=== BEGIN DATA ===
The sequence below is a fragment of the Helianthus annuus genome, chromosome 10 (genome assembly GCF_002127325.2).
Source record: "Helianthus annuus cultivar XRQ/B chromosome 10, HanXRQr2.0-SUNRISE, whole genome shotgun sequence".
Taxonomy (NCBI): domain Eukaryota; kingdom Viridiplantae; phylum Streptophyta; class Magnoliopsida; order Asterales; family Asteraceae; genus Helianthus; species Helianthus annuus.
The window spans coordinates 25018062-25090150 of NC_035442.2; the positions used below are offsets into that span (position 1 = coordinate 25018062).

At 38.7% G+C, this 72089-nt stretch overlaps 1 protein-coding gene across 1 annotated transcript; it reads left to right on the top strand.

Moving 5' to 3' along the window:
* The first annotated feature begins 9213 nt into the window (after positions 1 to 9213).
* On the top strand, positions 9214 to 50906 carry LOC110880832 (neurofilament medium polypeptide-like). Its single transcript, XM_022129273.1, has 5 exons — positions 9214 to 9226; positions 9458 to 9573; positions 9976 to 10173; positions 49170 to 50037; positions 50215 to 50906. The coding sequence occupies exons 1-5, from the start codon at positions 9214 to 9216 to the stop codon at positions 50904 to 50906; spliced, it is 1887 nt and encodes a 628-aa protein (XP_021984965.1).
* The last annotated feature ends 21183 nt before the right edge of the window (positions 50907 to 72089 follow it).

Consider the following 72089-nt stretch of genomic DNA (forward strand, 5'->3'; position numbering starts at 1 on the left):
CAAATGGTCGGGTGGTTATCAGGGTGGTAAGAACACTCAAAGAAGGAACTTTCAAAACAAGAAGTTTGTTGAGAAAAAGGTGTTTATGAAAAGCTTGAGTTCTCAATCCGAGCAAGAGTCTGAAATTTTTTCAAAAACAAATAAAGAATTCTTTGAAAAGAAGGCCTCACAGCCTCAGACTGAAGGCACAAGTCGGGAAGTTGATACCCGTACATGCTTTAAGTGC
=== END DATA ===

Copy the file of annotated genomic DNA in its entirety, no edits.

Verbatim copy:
The sequence below is a fragment of the Helianthus annuus genome, chromosome 10 (genome assembly GCF_002127325.2).
Source record: "Helianthus annuus cultivar XRQ/B chromosome 10, HanXRQr2.0-SUNRISE, whole genome shotgun sequence".
Taxonomy (NCBI): domain Eukaryota; kingdom Viridiplantae; phylum Streptophyta; class Magnoliopsida; order Asterales; family Asteraceae; genus Helianthus; species Helianthus annuus.
The window spans coordinates 25018062-25090150 of NC_035442.2; the positions used below are offsets into that span (position 1 = coordinate 25018062).

At 38.7% G+C, this 72089-nt stretch overlaps 1 protein-coding gene across 1 annotated transcript; it reads left to right on the top strand.

Moving 5' to 3' along the window:
* The first annotated feature begins 9213 nt into the window (after positions 1 to 9213).
* On the top strand, positions 9214 to 50906 carry LOC110880832 (neurofilament medium polypeptide-like). Its single transcript, XM_022129273.1, has 5 exons — positions 9214 to 9226; positions 9458 to 9573; positions 9976 to 10173; positions 49170 to 50037; positions 50215 to 50906. The coding sequence occupies exons 1-5, from the start codon at positions 9214 to 9216 to the stop codon at positions 50904 to 50906; spliced, it is 1887 nt and encodes a 628-aa protein (XP_021984965.1).
* The last annotated feature ends 21183 nt before the right edge of the window (positions 50907 to 72089 follow it).

Consider the following 72089-nt stretch of genomic DNA (forward strand, 5'->3'; position numbering starts at 1 on the left):
CAAATGGTCGGGTGGTTATCAGGGTGGTAAGAACACTCAAAGAAGGAACTTTCAAAACAAGAAGTTTGTTGAGAAAAAGGTGTTTATGAAAAGCTTGAGTTCTCAATCCGAGCAAGAGTCTGAAATTTTTTCAAAAACAAATAAAGAATTCTTTGAAAAGAAGGCCTCACAGCCTCAGACTGAAGGCACAAGTCGGGAAGTTGATACCCGTACATGCTTTAAGTGC